As usual, the existential feeling that can be told is not the eternal existential feeling. It isn't angst (fear without an object; imprecise worry). As usual, I don't worry about much, fear nothing, and have enough of an idea to deal with anything that might come up. It's multifaceted. The first part is forward-looking -- CS sure, but where? What, specifically? And what else?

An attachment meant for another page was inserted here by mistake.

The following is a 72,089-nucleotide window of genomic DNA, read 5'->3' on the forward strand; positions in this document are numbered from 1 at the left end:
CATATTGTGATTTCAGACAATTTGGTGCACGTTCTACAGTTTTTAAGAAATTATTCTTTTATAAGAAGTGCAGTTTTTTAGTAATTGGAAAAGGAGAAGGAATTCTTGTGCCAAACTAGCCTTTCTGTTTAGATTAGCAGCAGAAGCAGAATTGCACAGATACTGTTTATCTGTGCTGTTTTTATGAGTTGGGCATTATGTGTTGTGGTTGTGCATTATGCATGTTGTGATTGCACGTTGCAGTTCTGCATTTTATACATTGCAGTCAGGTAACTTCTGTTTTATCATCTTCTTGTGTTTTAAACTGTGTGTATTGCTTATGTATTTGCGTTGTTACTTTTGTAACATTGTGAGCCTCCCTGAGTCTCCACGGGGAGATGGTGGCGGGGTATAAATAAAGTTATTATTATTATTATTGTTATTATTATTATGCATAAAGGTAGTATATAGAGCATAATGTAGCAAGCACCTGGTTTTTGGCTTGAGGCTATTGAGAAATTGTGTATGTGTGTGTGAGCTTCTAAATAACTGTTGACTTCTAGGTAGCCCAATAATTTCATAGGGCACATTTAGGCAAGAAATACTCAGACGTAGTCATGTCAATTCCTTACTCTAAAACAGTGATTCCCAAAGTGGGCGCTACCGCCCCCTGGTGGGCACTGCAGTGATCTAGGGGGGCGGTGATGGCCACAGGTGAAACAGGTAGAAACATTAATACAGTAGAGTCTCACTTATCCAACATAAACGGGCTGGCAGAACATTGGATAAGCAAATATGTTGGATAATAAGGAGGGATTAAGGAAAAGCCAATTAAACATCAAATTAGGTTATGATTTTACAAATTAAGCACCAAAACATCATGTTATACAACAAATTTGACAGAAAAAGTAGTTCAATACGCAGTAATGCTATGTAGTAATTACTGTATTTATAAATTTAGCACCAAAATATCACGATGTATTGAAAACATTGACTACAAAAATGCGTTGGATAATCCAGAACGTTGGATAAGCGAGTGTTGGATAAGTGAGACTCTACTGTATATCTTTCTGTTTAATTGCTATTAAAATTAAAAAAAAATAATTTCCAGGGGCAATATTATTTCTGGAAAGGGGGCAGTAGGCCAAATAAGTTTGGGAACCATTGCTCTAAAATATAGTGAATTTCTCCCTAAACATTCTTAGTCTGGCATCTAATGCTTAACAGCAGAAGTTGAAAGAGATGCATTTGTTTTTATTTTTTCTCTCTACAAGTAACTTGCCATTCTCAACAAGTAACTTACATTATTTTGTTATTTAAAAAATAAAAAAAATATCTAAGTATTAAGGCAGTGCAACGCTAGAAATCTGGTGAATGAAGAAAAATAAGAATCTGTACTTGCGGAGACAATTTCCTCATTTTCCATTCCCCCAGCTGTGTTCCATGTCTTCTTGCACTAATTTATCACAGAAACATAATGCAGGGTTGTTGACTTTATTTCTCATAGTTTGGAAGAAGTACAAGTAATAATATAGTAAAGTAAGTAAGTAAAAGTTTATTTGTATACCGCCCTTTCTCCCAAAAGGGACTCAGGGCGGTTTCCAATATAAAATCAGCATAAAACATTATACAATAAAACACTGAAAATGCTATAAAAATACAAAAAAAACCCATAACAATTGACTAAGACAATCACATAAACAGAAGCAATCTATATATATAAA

The answer to that part should come forth next year. I've thought for some time that when I graduate I need to take The Great American Journey. My astounding lack of experience with places outside Boulder means I'm unprepared to accept, in any meaningful way, a job; that is to say, a place of life for the next several years. I think at least two months are needed. Two months in a van with a hammock, a cooler, a laptop and digital camera, myself, and the expanse of North America. A journey of reflectful solitude punctuated by novel social environments and job interviews. If I'm to make much of a forray into Canada or Mexico, I should probably make that three months. The most important decision of the next five years is where I'm going to live. Can I tolerate a place where it snows and then stays cloudy? How about where it gets more than 16 inches of rain a year? Could I stand a suburb? Beyond that choice, things are important, but not so much. I'd love to work in AI; my dream job would be writing in scheme, but that's not of critical importance. Mostly I want to be a code warrior for five or ten years, reaching expert level. Build up some financial reserves so that I can either make it as a freelance shareware author/philosopher or head back to school in (probably) cognitive science. But that's a long way off, and I'm not especially committed to anything.